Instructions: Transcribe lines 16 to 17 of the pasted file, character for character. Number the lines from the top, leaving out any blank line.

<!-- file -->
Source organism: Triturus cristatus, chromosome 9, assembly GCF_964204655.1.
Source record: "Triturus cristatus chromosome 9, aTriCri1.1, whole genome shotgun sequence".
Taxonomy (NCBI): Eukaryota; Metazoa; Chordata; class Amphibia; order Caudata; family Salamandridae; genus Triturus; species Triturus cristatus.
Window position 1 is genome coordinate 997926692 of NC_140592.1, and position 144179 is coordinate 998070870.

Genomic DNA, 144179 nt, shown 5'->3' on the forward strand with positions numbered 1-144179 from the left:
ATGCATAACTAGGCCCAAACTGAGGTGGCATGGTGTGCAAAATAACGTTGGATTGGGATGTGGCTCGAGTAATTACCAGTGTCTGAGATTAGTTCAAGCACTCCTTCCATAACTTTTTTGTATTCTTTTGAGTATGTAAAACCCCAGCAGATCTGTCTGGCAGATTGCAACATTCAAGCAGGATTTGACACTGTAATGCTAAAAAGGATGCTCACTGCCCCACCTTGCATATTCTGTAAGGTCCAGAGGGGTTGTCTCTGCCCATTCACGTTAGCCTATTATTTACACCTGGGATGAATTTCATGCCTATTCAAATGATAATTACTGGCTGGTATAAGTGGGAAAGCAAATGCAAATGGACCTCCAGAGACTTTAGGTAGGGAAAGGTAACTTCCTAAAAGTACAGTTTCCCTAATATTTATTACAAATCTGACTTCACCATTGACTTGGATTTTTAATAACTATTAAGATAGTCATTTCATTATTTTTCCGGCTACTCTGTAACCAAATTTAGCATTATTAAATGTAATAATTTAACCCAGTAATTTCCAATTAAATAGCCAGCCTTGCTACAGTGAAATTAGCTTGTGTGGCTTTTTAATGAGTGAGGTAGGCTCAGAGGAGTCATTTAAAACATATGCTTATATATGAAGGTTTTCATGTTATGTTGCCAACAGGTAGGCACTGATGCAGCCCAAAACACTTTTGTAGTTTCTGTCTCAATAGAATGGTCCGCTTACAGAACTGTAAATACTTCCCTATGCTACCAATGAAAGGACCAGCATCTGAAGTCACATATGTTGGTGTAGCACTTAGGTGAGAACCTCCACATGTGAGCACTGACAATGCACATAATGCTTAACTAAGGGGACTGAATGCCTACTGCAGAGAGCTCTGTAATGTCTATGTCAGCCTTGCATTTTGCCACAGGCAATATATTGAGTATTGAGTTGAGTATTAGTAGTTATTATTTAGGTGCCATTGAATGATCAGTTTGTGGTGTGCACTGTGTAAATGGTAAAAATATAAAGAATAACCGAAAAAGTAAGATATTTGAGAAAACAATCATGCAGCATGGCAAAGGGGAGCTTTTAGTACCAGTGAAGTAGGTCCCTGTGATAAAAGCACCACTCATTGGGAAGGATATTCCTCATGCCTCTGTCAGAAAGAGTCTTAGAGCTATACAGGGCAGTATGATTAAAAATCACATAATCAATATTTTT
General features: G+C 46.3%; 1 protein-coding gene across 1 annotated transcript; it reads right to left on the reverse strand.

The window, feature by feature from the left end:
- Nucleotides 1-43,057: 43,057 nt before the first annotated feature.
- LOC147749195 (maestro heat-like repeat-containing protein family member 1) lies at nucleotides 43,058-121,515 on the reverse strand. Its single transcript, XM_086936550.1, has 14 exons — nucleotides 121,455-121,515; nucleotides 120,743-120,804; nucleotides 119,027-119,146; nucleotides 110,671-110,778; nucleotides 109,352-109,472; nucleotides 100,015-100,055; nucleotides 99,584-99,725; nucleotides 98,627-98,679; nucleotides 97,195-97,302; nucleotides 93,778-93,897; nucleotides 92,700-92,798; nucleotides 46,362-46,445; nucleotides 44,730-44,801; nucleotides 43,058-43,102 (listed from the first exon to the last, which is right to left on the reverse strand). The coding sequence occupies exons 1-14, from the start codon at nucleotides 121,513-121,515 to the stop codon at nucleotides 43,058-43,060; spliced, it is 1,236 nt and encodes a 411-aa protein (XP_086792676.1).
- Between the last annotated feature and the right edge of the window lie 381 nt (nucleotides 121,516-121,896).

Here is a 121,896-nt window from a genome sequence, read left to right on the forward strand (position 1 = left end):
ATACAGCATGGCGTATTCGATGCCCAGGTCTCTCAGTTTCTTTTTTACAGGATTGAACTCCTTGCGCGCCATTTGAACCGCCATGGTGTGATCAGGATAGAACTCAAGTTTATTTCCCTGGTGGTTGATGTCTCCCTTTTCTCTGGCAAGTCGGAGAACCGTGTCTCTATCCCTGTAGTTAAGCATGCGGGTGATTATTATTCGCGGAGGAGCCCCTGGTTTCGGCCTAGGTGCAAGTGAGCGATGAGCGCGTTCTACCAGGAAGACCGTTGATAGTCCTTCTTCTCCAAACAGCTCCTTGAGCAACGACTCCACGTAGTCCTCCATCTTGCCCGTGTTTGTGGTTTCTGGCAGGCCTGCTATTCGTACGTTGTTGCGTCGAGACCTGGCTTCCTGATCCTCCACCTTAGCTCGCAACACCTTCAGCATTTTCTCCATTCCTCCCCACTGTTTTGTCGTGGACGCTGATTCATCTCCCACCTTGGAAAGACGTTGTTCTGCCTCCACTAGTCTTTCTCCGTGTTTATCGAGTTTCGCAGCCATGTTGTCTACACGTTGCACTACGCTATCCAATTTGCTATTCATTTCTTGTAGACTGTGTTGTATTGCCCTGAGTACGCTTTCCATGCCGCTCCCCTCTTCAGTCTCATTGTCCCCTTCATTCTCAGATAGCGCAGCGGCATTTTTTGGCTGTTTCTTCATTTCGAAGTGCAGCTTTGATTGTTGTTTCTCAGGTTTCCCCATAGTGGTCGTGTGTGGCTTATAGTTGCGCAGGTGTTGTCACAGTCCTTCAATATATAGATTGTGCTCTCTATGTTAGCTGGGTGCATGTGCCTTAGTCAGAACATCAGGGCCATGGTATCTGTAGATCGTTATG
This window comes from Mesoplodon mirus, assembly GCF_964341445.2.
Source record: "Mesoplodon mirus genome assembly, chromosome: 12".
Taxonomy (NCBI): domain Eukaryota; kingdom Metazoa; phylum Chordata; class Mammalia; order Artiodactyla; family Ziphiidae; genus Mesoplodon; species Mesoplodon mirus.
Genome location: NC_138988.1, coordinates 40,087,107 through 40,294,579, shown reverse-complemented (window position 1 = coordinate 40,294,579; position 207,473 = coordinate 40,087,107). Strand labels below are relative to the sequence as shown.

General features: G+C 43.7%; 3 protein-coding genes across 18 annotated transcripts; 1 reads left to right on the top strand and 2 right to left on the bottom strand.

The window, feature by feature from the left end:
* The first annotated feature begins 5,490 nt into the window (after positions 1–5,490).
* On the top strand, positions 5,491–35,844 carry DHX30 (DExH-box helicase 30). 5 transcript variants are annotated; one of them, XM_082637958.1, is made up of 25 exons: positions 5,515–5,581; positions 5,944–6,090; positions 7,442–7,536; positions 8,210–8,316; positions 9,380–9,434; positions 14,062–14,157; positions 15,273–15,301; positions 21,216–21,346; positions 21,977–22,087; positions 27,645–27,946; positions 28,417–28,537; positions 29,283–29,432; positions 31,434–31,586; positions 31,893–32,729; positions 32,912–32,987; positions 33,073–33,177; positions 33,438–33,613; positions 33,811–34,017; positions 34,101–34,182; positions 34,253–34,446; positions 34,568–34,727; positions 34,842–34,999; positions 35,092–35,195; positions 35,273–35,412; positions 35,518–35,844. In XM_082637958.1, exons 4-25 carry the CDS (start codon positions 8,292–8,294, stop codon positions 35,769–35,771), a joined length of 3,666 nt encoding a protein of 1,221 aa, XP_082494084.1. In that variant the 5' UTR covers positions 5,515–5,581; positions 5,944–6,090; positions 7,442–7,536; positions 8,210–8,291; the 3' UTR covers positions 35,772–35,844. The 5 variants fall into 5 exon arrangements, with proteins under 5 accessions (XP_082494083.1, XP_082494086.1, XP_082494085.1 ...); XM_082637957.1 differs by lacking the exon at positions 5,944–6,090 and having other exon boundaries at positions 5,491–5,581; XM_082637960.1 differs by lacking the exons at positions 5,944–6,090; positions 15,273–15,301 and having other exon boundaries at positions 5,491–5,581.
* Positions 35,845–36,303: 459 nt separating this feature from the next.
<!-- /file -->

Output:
Taxonomy (NCBI): domain Eukaryota; kingdom Metazoa; phylum Chordata; class Mammalia; order Artiodactyla; family Ziphiidae; genus Mesoplodon; species Mesoplodon mirus.
Genome location: NC_138988.1, coordinates 40,087,107 through 40,294,579, shown reverse-complemented (window position 1 = coordinate 40,294,579; position 207,473 = coordinate 40,087,107). Strand labels below are relative to the sequence as shown.